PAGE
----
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ISLAMABAD: Pakistan barred the head of an airline whose jet crashed near Islamabad from leaving the country today as it began a probe into the disaster that sparked anger among distraught relatives.
The Bhoja Air flight from Karachi came down in fields near a village on the outskirts of the capital on Friday evening, killing all 127 people onboard, in the country’s second major fatal air crash in less than two years.
Interior minister Rehman Malik said a committee had been set up to investigate the crash and the head of the airline Farooq Bhoja had been put on an “exit control list”, meaning he is banned from leaving Pakistan.
The airline insists the crash was caused by bad weather as the plane tried to land at Islamabad’s international airport during a thunderstorm and not a technical problem as was widely speculated.
Civil Aviation Authority (CAA) officials said the second-hand Boeing 737-200 was nearly 30 years old, but an airline spokeswoman said the plane’s age had no bearing on the tragedy.
“The aircraft was old and second hand but it is not something unusual. The fleet of state-run Pakistan International Airlines (PIA) also runs old aircraft,” Bhoja Air official Masham Zafar told AFP.
“There was no technical issue and bad weather is to be blamed.” She said the plane left Karachi with CAA approval and was given clearance to land at Islamabad.
Prime Minister Yousuf Raza Gilani told reporters a judicial commission would investigate the crash while information minister Qamar Zaman Kaira said the findings of an initial investigation could be released as early as Saturday evening.
Distraught relatives wept as they collected the shattered remains of loved ones from Islamabad’s main hospital, the Pakistan Institute of Medical Sciences (PIMS), and their tears turned to anger at what they saw as official fecklessness.
A woman identifying herself as Mrs Hassan said she had come to collect the body of her cousin Mohammad Yunus.
“It’s sheer incompetence of the government. This is the second major accident here in less than two years but the president and the prime minister remain unmoved,” she said.
“If the weather was bad why they did not warn the pilot. Why did they allow the plane to land?"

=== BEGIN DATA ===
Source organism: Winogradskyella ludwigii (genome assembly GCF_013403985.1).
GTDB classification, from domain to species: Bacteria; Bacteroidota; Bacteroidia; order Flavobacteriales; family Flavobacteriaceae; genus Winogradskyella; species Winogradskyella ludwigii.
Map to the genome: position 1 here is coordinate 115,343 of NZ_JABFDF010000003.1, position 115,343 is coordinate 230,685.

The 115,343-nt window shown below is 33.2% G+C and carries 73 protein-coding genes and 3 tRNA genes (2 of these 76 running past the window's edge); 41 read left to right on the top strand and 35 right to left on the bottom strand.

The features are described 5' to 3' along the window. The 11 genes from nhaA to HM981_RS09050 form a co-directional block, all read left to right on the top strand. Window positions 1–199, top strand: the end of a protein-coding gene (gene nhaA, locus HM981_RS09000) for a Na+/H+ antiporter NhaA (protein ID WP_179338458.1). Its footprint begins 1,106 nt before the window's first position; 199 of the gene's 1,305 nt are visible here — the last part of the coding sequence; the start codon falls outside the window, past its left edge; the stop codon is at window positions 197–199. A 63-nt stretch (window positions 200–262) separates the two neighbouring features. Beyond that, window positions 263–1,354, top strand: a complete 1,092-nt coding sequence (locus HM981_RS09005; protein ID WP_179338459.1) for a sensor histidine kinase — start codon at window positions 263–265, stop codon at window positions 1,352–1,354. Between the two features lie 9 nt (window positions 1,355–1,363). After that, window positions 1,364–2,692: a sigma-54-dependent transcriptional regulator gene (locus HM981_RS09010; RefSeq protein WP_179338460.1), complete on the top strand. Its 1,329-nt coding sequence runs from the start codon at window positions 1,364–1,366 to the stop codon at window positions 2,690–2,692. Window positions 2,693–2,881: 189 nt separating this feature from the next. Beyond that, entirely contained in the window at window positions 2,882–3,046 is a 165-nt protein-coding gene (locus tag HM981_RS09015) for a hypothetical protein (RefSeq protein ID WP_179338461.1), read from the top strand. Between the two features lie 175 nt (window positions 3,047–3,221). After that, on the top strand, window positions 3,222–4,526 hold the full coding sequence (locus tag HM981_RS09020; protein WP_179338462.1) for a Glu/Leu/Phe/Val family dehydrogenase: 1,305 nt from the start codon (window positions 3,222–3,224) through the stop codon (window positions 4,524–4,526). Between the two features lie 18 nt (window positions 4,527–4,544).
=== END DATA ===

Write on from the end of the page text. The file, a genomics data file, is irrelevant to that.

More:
Abdul Raoof blamed the airport control tower for negligence over the crash, which killed his cousin.
“If the weather was bad the plane should have been turned away,” he said.
"It is also a mistake of the airline. They sacrificed 127 lives just to save some fuel.” All 127 people on board — 121 passengers and six crew — were killed when the plane crashed and burst into flames at around 6:40 pm on Friday. There were 11 children among the dead.
Rows of coffins, some sprinkled with rose petals by hospital staff as a gesture of compassion, were lined up in a room at the hospital with handwritten notes identifying the dead by name, TV images showed.
The crash came less than two years after the worst ever air disaster on Pakistani soil.
In July 2010 an Airbus A321 operated by the private airline Airblue crashed into the hills overlooking Islamabad while coming in to land in heavy rain and poor visibility, killing all 152 people on board.
Boeing offered “profound condolences” to the victims’ families and said it would provide technical assistance to the investigation into the Bhoja crash.
Military and aviation officials said bad weather was probably behind the crash, as there was a hail and thunderstorm over the city at the time.
A senior PIA engineer told AFP the age of the aircraft mattered less than its flying hours, and said he thought an air pocket — a patch of low air pressure — could be to blame.
“Since it was approaching the airport to land it was obviously flying low — between 3,000 and 4,000 feet above the ground,” he said.
“Visibility was also low because it was raining and there was thunder and lightening. The pilot lost control and apparently failed to lift it out of the air pocket.” Bhoja Air began operations in the 1990s before having its licence suspended in 2000 after failing to pay dues to CAA.
It relaunched domestic operations in March, and Friday was its first evening flight from Karachi to Islamabad. The deadliest civilian plane crash involving a Pakistani jet came in 1992 when a PIA Airbus A300 crashed into a cloud-covered hillside on its approach to the Nepalese capital Kathmandu, killing 167 people. -- AFP